Yellowstone in winter, on cross-country skis: Gliding through a wilderness of ice and snow
Yellowstone’s wilderness is reclaimed when the throngs of summer tourists leave and the temperature drops below zero. Most of the park’s roads and services shut down, and the landscape is transformed into an otherworldly land of ice and snow.
Relatively few people venture into the park at this time, just 17,262 overnight visitors last winter compared to the nearly 1.2 million overnight stays between June and September 2010.
The wildlife reemerges with the people gone, and wolves, foxes, swans, geese, eagles, bison and elk are more frequently seen at this time of year.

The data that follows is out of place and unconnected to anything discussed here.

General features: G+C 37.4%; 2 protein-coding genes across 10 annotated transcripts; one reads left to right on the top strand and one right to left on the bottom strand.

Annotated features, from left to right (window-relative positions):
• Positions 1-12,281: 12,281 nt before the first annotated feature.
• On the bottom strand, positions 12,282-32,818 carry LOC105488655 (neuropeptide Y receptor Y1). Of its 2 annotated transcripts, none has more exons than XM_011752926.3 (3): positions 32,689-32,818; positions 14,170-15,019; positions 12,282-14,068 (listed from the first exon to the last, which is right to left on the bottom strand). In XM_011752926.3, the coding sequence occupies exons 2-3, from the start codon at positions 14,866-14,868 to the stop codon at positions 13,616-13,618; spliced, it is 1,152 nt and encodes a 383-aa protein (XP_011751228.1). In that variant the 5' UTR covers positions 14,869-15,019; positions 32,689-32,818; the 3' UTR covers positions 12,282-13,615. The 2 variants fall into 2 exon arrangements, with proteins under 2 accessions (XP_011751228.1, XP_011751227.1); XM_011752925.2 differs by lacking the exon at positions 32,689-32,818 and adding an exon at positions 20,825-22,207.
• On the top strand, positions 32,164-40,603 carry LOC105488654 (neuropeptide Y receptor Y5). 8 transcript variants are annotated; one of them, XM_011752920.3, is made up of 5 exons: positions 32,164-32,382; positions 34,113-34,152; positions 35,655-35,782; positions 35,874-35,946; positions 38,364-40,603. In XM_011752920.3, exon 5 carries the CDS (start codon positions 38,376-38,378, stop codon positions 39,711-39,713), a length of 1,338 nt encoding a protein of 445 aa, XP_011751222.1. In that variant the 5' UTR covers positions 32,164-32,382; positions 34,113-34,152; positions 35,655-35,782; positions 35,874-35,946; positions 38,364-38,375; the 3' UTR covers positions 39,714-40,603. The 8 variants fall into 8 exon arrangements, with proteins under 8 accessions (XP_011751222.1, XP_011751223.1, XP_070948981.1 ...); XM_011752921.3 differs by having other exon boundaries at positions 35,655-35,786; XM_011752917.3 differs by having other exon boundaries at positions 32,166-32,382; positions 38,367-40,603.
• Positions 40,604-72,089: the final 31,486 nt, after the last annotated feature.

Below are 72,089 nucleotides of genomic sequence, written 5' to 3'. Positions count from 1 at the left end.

It’s also a prime time for cross-country skiing. Yellowstone in winter has plenty of trails for novices like us and experts alike. No matter the skill level, a ski trip in Yellowstone leaves you with a sense of the park’s beauty that is completely different from the busy summer months.
The Old Faithful Snow Lodge and the Mammoth Hot Springs Hotel near the northern entrance are the only accommodations inside the park during the winter season from mid-December until the first weekend of March. There’s usually plenty of space throughout the season, with Old Faithful normally running at about 70 percent of capacity and Mammoth about 60 percent full. The exception is Christmas, when the lodges are usually full.